A Digital Teaching Praxis

As I make the transition to MSU, I recognize that a praxis I built at Rollins College is not easily forgotten. From Eatonville and Zora Neale Hurston to Hannibal Square and Tuskegee Universe, I find myself trying to sort through structures I built and the practice I want/need to continue. In the context of the Central Florida DH community, I was starting a process linked the UCF Center for Humanities and Digital Research (CHDR) around digital pedagogy and community engagement that was setting the foundation for the future. Thanks to ACS/R1 grant from the Associated Colleges of the South, I was able to organize a DH workshop with Scot French that took a cohort of faculty from Rollins College and UCF through a process of scaling up for using technology in the classroom.



As you can see from my little video highlight reel, rather than a workshop on a specific tools, this workshop was formulated around the idea of “digital intervention” within a course the instructor was designing. Using my “the simplest tool is the best" mantra, we were aiming to support the participants in a process of exploration linked to digital humanities practice. The final outcome were lesson plans created by the participants based on the tool they judge most effective for this course. You can see them online here. This was a requirement for the grant and the final home for these lesson plan is intended to the Florida Digital Humanities Consortium website. We were deep in a discussion about creating a teaching portal, but that process continues and I’m not around. As always, if you are not online easily, there is a question of whether or not you can get access to the information. I decided to make a pdf, which required some kind of cover image.

Screenshot 2018-10-13 15.30.49.png

The physical takeaway is often useful for DH project outcomes. I’m not sure this PDF is going to be widely circulated, but having it give me an option. My hope in designing the workshop was to create a cohort of faculty that would growing into a digital humanities practice together and participate in THATCamp Florida and support greater DH engagement on campus. My generative practice weaves classroom, community, and scholarly question into a practice. I think that process can be useful. I hope the 2017 cohort continue their engagement with DH, but now that I’m at MSU, the size and scope of the DH community on campus make for a different set of challenges.

More to come.

The What I did or Hidden Digital Labor Problem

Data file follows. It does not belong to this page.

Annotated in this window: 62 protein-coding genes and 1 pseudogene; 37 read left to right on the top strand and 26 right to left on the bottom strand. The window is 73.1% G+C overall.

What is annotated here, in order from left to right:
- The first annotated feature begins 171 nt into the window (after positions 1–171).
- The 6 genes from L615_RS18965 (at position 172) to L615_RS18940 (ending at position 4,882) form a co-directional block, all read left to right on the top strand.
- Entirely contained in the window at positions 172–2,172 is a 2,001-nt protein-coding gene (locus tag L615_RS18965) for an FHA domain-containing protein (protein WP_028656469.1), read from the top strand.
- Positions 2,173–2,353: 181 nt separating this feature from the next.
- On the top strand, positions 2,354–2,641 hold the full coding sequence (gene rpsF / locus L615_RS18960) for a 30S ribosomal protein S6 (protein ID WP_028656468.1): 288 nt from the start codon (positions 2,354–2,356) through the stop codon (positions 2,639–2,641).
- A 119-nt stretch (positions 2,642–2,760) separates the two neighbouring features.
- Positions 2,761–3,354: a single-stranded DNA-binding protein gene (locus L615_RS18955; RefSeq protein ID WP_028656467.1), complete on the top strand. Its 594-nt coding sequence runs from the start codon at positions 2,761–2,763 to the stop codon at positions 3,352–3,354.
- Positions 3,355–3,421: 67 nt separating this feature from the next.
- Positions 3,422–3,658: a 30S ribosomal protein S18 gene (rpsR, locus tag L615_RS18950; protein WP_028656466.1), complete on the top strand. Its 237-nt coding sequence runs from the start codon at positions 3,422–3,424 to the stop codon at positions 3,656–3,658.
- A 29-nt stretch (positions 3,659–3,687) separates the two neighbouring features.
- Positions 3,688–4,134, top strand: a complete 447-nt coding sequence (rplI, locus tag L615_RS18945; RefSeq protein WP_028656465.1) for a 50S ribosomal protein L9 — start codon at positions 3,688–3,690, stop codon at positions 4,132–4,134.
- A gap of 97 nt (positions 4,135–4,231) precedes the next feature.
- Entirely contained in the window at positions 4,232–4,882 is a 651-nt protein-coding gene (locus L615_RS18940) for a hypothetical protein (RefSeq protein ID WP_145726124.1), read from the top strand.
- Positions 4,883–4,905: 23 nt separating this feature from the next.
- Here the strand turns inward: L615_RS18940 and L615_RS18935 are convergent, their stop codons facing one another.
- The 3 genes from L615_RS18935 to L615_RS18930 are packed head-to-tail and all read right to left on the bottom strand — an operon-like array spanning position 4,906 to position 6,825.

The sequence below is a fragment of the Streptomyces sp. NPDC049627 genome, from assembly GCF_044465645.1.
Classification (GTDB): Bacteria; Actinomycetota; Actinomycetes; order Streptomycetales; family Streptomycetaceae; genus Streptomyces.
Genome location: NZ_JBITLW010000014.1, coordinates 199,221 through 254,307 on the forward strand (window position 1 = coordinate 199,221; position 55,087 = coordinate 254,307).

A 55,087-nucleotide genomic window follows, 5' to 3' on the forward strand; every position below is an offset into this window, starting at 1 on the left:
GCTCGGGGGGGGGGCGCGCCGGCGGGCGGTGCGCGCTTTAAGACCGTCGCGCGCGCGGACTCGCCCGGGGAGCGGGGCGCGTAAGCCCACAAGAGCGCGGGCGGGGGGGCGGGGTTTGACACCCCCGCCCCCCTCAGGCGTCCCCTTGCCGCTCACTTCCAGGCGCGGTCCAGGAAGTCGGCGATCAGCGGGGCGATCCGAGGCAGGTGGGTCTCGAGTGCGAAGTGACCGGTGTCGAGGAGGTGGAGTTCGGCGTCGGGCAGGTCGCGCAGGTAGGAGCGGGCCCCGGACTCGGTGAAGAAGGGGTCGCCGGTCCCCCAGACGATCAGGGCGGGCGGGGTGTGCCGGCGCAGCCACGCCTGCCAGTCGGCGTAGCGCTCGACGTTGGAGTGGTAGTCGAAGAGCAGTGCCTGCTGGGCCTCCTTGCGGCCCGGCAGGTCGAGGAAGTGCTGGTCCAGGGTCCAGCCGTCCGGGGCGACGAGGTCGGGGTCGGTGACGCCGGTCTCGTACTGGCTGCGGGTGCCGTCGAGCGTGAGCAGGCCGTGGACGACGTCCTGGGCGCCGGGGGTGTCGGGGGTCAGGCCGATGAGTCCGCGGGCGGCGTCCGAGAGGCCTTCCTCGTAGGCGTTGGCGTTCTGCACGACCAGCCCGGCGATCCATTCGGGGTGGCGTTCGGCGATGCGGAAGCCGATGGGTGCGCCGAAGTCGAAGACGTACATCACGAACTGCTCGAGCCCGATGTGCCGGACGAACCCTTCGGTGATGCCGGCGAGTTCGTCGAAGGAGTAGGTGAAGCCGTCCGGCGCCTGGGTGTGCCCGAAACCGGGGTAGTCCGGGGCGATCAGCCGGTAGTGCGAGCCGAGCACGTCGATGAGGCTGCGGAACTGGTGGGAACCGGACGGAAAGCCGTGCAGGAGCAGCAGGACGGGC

The problem of digital labor in the humanities is a real one. I often talk to colleagues about the work it takes to make something that doesn't seem done. One way to manage that problem is to blog about what you do.  Since the humanities depend so heavily on the building on previous insights, the ability to cite ongoing work and ideas from colleagues through citing their blogs becomes crucial to document the labor they are putting into creating digital objects.  As I write the final report for Digital Literacy and Collaborative Learning Workshop I co-designed and co-led with Scot French, the need map out all we did on paper feels a little hollow. We did a lot, but the report can't capture it all.  On the surface, it was a straightforward exercise. Rollins is a part of the Associated Colleges of the South (ACS).  The ACS has a generous grants program that has helped me get several digital projects off the ground. The ACS-R1 grant was designed to encourage liberal arts faculty to create collaboration with research institution faculty.   For this ACS- R1 grant I worked with Scot French (UCF) to create a two-day Digital Literacy and Collaborative Learning (DLCL) workshop. The workshop was focused on developing a cross-institutional framework for promoting broadly collaborative, community-based undergraduate and graduate student research employing the tools and methods linked to digital humanities. We designed this workshop to expand faculty dialogue connected to community engagement and digital humanities. Of course, Rollins College has received national recognition for its ongoing commitment to community engagement, and the University of Central Florida (UCF) has a public history program and wider institutional mandate to engage with the Central Florida community.  The grant funded the workshop for faculty cohort from Rollins and UCF to explore the possible paths for digital tools and methods in and out of the classroom. As you can see below, we took advantage of digital platforms to keep track of our process.